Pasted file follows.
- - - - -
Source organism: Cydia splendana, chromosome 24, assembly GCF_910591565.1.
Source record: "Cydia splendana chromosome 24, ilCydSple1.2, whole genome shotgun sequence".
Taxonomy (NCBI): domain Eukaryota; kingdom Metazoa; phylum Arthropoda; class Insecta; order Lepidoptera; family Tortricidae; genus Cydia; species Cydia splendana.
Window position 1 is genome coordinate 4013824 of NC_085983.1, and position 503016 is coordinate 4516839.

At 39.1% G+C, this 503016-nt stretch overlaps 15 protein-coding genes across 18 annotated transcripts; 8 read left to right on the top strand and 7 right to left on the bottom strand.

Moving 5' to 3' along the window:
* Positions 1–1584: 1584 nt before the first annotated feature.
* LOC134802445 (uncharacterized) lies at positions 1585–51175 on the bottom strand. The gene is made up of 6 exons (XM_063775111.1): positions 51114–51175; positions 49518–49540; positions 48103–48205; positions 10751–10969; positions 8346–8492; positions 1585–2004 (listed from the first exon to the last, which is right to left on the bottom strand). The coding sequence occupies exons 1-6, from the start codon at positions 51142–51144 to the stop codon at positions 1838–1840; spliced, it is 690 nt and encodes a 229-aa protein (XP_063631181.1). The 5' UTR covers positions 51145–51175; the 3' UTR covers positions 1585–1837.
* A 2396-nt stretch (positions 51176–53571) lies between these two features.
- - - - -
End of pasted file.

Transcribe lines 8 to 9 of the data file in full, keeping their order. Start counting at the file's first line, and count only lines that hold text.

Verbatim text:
* LOC134802445 (uncharacterized) lies at positions 1585–51175 on the bottom strand. The gene is made up of 6 exons (XM_063775111.1): positions 51114–51175; positions 49518–49540; positions 48103–48205; positions 10751–10969; positions 8346–8492; positions 1585–2004 (listed from the first exon to the last, which is right to left on the bottom strand). The coding sequence occupies exons 1-6, from the start codon at positions 51142–51144 to the stop codon at positions 1838–1840; spliced, it is 690 nt and encodes a 229-aa protein (XP_063631181.1). The 5' UTR covers positions 51145–51175; the 3' UTR covers positions 1585–1837.
* A 2396-nt stretch (positions 51176–53571) lies between these two features.